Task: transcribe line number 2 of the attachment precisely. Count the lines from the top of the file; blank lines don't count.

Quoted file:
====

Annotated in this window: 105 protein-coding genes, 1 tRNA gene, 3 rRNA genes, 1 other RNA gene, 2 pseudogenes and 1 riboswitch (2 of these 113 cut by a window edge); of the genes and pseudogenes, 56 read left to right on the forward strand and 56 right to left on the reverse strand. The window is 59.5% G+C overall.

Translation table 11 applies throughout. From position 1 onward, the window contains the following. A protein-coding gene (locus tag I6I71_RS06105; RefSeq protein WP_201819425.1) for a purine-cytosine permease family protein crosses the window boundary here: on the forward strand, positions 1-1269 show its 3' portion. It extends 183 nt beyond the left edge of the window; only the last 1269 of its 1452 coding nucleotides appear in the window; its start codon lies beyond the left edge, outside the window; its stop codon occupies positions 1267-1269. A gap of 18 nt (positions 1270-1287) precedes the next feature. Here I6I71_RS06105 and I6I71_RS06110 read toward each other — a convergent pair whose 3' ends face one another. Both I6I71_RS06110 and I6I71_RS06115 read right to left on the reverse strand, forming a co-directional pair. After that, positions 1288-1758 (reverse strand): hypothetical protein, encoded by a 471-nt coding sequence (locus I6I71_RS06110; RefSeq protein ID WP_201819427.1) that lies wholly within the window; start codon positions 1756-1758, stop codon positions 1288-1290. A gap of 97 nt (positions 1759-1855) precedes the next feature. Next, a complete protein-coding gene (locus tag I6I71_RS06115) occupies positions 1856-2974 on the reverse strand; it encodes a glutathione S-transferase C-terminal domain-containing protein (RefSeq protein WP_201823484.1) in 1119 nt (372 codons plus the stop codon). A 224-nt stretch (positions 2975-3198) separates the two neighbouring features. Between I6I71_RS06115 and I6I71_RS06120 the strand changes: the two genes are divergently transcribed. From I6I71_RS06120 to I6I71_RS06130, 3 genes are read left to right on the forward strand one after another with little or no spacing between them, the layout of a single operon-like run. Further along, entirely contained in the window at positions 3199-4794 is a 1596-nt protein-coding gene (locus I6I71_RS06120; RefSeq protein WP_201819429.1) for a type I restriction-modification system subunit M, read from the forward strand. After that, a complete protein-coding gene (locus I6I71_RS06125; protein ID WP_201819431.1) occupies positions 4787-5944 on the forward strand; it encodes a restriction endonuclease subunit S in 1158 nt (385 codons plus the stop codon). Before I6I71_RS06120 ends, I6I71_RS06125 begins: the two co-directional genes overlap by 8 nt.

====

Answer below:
Translation table 11 applies throughout. From position 1 onward, the window contains the following. A protein-coding gene (locus tag I6I71_RS06105; RefSeq protein WP_201819425.1) for a purine-cytosine permease family protein crosses the window boundary here: on the forward strand, positions 1-1269 show its 3' portion. It extends 183 nt beyond the left edge of the window; only the last 1269 of its 1452 coding nucleotides appear in the window; its start codon lies beyond the left edge, outside the window; its stop codon occupies positions 1267-1269. A gap of 18 nt (positions 1270-1287) precedes the next feature. Here I6I71_RS06105 and I6I71_RS06110 read toward each other — a convergent pair whose 3' ends face one another. Both I6I71_RS06110 and I6I71_RS06115 read right to left on the reverse strand, forming a co-directional pair. After that, positions 1288-1758 (reverse strand): hypothetical protein, encoded by a 471-nt coding sequence (locus I6I71_RS06110; RefSeq protein ID WP_201819427.1) that lies wholly within the window; start codon positions 1756-1758, stop codon positions 1288-1290. A gap of 97 nt (positions 1759-1855) precedes the next feature. Next, a complete protein-coding gene (locus tag I6I71_RS06115) occupies positions 1856-2974 on the reverse strand; it encodes a glutathione S-transferase C-terminal domain-containing protein (RefSeq protein WP_201823484.1) in 1119 nt (372 codons plus the stop codon). A 224-nt stretch (positions 2975-3198) separates the two neighbouring features. Between I6I71_RS06115 and I6I71_RS06120 the strand changes: the two genes are divergently transcribed. From I6I71_RS06120 to I6I71_RS06130, 3 genes are read left to right on the forward strand one after another with little or no spacing between them, the layout of a single operon-like run. Further along, entirely contained in the window at positions 3199-4794 is a 1596-nt protein-coding gene (locus I6I71_RS06120; RefSeq protein WP_201819429.1) for a type I restriction-modification system subunit M, read from the forward strand. After that, a complete protein-coding gene (locus I6I71_RS06125; protein ID WP_201819431.1) occupies positions 4787-5944 on the forward strand; it encodes a restriction endonuclease subunit S in 1158 nt (385 codons plus the stop codon). Before I6I71_RS06120 ends, I6I71_RS06125 begins: the two co-directional genes overlap by 8 nt.